A MURAL has been created in memory of inspirational Hillsborough campaigner Anne Williams.
The stunning piece of artwork can be found on Anfield Road, near Liverpool’s stadium, and will be passed by thousands of fans on their way to the match.
It was painted by artist Paul Curtis and shows Anne with her fist clenched in celebration of the legal milestone in 2012.
Nine years ago she played a pivotal role in fighting for fresh inquests into the victims' deaths.
Her son Kevin was one of 97 Liverpool fans who died as a result of the crush during an FA Cup match in 1989.
Anne, who lived in Formby, passed away in 2013 aged 60 after pursuing justice for her son and the other victims of the disaster for more than 20 years.
Paul Curtis said: “A symbol of the city, a hero and an amazing woman. It's been an absolute honour to work on this mural.
“She was a mother of three from Formby who worked part-time in a newsagents, and levelled several legal attacks at the first Hillsborough inquest, questioning the credibility of its findings.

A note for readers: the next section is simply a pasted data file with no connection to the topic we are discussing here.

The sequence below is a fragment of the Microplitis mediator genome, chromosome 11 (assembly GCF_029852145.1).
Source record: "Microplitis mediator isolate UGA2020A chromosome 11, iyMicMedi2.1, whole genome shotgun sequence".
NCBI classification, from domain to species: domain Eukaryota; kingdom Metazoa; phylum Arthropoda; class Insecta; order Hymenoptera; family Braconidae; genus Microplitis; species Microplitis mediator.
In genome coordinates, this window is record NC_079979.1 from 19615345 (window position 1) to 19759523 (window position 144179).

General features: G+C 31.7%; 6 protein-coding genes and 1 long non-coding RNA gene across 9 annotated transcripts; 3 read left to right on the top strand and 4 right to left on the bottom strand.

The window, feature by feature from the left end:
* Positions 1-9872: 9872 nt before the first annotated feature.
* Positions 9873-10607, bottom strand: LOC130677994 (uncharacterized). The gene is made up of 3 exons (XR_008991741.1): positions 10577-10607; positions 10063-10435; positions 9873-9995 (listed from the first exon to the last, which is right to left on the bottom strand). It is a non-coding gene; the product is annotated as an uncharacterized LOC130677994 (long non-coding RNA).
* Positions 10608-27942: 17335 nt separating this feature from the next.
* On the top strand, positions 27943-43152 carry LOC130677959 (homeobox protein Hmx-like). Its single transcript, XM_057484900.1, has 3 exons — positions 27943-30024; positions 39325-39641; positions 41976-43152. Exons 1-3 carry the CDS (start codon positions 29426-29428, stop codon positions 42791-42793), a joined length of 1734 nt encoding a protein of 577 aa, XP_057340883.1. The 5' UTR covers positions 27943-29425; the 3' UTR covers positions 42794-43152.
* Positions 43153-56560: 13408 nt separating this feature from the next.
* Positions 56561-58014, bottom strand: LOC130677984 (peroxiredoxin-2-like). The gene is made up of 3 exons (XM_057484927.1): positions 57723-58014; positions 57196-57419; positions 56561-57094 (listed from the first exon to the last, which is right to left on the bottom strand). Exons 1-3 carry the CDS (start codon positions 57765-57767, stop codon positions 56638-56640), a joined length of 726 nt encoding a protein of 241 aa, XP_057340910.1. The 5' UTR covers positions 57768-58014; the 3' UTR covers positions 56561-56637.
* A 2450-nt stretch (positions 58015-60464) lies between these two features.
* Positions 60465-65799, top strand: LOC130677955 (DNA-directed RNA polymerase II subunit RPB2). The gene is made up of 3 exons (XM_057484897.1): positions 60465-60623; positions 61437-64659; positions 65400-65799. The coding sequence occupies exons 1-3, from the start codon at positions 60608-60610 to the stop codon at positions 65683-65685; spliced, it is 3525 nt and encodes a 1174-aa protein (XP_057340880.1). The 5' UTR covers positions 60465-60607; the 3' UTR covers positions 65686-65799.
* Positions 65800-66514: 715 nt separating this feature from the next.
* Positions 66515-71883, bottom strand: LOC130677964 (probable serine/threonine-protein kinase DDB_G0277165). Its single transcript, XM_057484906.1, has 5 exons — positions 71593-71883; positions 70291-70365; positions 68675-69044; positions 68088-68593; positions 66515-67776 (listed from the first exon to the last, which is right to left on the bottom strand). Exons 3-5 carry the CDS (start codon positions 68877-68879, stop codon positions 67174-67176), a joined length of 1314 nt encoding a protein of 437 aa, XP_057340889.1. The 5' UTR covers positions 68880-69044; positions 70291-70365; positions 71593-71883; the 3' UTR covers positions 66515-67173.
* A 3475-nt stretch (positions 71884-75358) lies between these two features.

“Her fight was long but she was unwavering and should always be seen as a shining light of perseverance and standing up for justice against the odds.”
At an inquest in 1991, jurors heard Kevin and 94 others were dead by 3:15pm, a verdict which Mrs Williams never believed and, as a result, she refused to accept his death certificate from the coroner.
She tracked down witnesses, one of whom suggested Kevin uttered the word ‘mum’ at about 4pm.
Her calls for fresh inquests were initially rejected by attorney generals and the European Court of Human Rights.
But following the publication of The Hillsborough Independent Panel's report in 2013, a further appeal by the families of the victims to quash the verdicts was upheld.
A jury at the new inquests in 2016 found the fans had been unlawfully killed after hearing two years of evidence.